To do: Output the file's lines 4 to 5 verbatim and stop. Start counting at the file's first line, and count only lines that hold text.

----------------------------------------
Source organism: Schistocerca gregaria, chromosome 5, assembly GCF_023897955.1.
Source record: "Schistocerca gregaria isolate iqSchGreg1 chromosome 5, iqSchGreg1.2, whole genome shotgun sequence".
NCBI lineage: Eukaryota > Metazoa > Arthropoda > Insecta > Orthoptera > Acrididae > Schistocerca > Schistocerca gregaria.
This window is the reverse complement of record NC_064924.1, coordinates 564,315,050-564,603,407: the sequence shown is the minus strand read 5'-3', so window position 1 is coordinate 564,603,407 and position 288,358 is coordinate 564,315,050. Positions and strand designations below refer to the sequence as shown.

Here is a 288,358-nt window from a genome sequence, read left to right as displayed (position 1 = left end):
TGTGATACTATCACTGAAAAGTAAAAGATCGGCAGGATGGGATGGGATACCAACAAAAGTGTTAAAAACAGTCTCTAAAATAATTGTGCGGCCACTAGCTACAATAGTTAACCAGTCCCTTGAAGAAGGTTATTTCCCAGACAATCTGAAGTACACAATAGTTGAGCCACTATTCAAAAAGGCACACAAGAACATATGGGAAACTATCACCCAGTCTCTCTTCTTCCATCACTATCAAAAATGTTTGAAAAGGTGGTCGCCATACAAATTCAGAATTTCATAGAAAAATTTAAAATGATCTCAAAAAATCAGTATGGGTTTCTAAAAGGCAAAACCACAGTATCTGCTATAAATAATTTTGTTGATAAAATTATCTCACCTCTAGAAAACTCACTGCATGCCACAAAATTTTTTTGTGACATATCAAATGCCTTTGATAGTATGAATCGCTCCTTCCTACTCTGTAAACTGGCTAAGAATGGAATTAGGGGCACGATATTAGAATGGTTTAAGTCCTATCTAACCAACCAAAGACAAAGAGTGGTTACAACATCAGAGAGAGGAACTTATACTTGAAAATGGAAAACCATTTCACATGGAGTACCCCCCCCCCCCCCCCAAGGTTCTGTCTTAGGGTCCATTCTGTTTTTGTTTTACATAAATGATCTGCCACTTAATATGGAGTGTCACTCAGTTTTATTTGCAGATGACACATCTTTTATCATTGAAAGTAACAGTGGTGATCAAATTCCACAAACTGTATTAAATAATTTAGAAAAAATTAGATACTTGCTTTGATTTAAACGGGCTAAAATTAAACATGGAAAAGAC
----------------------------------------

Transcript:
This window is the reverse complement of record NC_064924.1, coordinates 564,315,050-564,603,407: the sequence shown is the minus strand read 5'-3', so window position 1 is coordinate 564,603,407 and position 288,358 is coordinate 564,315,050. Positions and strand designations below refer to the sequence as shown.

Here is a 288,358-nt window from a genome sequence, read left to right as displayed (position 1 = left end):